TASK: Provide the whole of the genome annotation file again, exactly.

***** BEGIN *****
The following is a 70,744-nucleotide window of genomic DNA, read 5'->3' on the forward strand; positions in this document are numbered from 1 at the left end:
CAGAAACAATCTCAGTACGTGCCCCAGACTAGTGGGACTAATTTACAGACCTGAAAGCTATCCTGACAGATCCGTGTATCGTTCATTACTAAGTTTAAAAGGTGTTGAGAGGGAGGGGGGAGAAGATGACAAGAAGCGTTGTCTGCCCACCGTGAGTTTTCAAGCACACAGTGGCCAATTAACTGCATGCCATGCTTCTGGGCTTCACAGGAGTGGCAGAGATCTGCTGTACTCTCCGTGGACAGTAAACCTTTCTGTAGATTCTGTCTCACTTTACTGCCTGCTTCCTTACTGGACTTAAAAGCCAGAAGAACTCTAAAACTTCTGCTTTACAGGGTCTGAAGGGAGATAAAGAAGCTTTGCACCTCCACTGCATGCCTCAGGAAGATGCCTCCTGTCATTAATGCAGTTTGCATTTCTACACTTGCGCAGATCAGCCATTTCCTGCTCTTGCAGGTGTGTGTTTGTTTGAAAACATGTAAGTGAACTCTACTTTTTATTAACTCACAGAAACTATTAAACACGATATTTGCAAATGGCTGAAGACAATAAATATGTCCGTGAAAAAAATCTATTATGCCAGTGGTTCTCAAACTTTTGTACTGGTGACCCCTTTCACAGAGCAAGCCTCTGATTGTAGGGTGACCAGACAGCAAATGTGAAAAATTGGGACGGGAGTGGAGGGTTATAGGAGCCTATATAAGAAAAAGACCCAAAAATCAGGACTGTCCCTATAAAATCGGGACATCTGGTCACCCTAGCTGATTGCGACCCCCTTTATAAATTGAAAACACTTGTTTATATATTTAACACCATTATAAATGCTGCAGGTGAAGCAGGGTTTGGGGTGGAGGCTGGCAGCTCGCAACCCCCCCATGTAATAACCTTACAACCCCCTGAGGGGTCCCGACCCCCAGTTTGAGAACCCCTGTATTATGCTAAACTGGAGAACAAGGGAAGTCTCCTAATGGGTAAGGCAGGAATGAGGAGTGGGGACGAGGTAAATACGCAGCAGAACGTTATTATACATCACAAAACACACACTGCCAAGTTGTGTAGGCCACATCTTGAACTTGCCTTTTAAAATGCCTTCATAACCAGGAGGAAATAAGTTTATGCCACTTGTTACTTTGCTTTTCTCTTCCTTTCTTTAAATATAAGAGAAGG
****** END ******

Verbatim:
The following is a 70,744-nucleotide window of genomic DNA, read 5'->3' on the forward strand; positions in this document are numbered from 1 at the left end:
CAGAAACAATCTCAGTACGTGCCCCAGACTAGTGGGACTAATTTACAGACCTGAAAGCTATCCTGACAGATCCGTGTATCGTTCATTACTAAGTTTAAAAGGTGTTGAGAGGGAGGGGGGAGAAGATGACAAGAAGCGTTGTCTGCCCACCGTGAGTTTTCAAGCACACAGTGGCCAATTAACTGCATGCCATGCTTCTGGGCTTCACAGGAGTGGCAGAGATCTGCTGTACTCTCCGTGGACAGTAAACCTTTCTGTAGATTCTGTCTCACTTTACTGCCTGCTTCCTTACTGGACTTAAAAGCCAGAAGAACTCTAAAACTTCTGCTTTACAGGGTCTGAAGGGAGATAAAGAAGCTTTGCACCTCCACTGCATGCCTCAGGAAGATGCCTCCTGTCATTAATGCAGTTTGCATTTCTACACTTGCGCAGATCAGCCATTTCCTGCTCTTGCAGGTGTGTGTTTGTTTGAAAACATGTAAGTGAACTCTACTTTTTATTAACTCACAGAAACTATTAAACACGATATTTGCAAATGGCTGAAGACAATAAATATGTCCGTGAAAAAAATCTATTATGCCAGTGGTTCTCAAACTTTTGTACTGGTGACCCCTTTCACAGAGCAAGCCTCTGATTGTAGGGTGACCAGACAGCAAATGTGAAAAATTGGGACGGGAGTGGAGGGTTATAGGAGCCTATATAAGAAAAAGACCCAAAAATCAGGACTGTCCCTATAAAATCGGGACATCTGGTCACCCTAGCTGATTGCGACCCCCTTTATAAATTGAAAACACTTGTTTATATATTTAACACCATTATAAATGCTGCAGGTGAAGCAGGGTTTGGGGTGGAGGCTGGCAGCTCGCAACCCCCCCATGTAATAACCTTACAACCCCCTGAGGGGTCCCGACCCCCAGTTTGAGAACCCCTGTATTATGCTAAACTGGAGAACAAGGGAAGTCTCCTAATGGGTAAGGCAGGAATGAGGAGTGGGGACGAGGTAAATACGCAGCAGAACGTTATTATACATCACAAAACACACACTGCCAAGTTGTGTAGGCCACATCTTGAACTTGCCTTTTAAAATGCCTTCATAACCAGGAGGAAATAAGTTTATGCCACTTGTTACTTTGCTTTTCTCTTCCTTTCTTTAAATATAAGAGAAGG